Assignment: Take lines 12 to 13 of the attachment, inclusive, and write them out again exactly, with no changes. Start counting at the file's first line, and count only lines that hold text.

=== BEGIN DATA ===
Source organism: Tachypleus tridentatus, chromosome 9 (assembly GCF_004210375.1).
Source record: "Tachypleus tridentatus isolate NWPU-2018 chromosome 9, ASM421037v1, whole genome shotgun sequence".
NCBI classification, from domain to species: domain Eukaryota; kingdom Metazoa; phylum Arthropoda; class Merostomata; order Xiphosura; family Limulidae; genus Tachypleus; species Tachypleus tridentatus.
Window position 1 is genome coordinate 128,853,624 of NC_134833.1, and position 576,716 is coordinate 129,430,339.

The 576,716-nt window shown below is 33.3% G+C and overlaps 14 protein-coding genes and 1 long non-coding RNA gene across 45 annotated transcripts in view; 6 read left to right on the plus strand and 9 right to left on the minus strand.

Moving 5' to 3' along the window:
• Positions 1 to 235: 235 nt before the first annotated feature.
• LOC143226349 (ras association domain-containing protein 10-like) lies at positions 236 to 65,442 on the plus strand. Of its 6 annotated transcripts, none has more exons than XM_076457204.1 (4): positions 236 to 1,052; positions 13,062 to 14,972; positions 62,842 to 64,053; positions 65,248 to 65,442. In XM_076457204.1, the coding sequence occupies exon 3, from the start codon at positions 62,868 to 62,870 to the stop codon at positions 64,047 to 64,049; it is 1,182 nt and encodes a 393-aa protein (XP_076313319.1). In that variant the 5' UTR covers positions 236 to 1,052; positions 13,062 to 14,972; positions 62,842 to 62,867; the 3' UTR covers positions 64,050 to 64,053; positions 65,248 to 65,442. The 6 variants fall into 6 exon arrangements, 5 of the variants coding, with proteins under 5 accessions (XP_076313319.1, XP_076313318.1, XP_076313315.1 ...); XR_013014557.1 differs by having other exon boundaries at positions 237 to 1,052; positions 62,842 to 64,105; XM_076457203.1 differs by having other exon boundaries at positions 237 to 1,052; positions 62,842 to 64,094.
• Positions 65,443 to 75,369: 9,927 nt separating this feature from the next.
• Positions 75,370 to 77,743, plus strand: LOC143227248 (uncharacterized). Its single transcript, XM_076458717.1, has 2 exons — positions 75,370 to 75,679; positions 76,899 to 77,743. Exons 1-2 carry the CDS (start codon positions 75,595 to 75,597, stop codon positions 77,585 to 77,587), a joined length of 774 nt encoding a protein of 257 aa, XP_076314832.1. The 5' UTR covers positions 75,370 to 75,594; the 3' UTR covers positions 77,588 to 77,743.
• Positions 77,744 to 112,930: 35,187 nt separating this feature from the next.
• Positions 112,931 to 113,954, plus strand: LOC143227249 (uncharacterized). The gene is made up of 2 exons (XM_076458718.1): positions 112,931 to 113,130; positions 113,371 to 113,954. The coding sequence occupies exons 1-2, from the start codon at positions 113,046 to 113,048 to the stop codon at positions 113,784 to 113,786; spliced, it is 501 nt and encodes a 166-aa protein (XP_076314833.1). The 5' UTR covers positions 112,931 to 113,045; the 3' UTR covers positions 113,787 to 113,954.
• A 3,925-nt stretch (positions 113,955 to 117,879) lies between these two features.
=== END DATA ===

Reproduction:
• Positions 112,931 to 113,954, plus strand: LOC143227249 (uncharacterized). The gene is made up of 2 exons (XM_076458718.1): positions 112,931 to 113,130; positions 113,371 to 113,954. The coding sequence occupies exons 1-2, from the start codon at positions 113,046 to 113,048 to the stop codon at positions 113,784 to 113,786; spliced, it is 501 nt and encodes a 166-aa protein (XP_076314833.1). The 5' UTR covers positions 112,931 to 113,045; the 3' UTR covers positions 113,787 to 113,954.
• A 3,925-nt stretch (positions 113,955 to 117,879) lies between these two features.